Commitment Failure within Bureaucracy: Why a Centralization Reform Backfired in Late Imperial China
43 Pages Posted: 23 Mar 2022
Centralized tax administration is the hallmark of the modern fiscal state. This paper evaluates a commitment problem inherent in establishing fiscal centralization: could states credibly promise to use centralized tax revenues to finance prespecified local government expenditures? We examine how a fiscal reform, intended to centralize the administration of local taxations, can backfire and result in negative fiscal and social consequences in eighteenth-century China. Using a difference-in-differences identifica- tion, we find that centralization led to a substantial increase in extralegal levies ex- tracted by the local governments from peasants, which ultimately provoked tax revolts. Drawing on archival fiscal data, we show that upper governments re-directed the spend- ing of centralized revenues from prespecified local expenditures to upper expenses. Our findings help explain why state capacity remained low throughout late Imperial China, and also reveal that centralized administration of taxation could not succeed without institutionalized arrangement solving the commitment problem between the upper and lower governments.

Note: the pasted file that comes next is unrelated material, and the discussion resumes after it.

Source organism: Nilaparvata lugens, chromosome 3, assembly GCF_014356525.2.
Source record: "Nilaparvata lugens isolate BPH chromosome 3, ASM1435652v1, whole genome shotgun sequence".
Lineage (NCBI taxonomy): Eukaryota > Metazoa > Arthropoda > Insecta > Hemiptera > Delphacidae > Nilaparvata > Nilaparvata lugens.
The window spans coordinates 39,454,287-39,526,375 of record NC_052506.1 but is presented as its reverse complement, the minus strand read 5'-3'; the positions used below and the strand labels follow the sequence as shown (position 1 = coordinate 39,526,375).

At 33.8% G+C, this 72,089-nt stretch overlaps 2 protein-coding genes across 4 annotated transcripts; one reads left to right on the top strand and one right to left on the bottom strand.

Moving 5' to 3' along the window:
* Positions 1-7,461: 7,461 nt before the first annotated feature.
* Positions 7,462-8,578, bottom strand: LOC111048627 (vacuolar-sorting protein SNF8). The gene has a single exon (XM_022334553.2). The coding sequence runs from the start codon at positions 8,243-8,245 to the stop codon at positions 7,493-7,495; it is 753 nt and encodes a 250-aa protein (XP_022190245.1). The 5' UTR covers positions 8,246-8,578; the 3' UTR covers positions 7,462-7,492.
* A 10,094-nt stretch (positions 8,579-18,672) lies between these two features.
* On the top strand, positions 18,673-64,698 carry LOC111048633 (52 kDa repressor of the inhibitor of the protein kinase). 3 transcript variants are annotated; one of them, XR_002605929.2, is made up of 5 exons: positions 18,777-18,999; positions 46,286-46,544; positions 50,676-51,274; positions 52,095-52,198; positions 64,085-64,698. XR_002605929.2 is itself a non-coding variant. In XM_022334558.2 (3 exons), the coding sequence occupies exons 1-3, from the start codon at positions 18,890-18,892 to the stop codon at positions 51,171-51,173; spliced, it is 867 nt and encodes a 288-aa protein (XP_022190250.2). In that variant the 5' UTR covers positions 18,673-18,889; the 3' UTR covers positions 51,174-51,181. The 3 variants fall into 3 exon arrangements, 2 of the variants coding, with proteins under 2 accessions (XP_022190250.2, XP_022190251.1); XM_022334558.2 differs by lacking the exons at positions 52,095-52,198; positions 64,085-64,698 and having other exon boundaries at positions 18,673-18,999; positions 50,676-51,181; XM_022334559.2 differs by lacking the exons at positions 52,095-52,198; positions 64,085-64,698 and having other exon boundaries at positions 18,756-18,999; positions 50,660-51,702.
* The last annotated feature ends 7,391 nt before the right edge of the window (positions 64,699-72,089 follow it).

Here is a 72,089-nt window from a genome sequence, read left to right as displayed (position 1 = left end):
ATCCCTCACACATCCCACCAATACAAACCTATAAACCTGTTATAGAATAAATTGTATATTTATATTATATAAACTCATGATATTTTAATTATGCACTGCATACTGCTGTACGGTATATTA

Keywords: Centralized tax administration, commitment problem, extralegal levies
Suggested Citation: Suggested Citation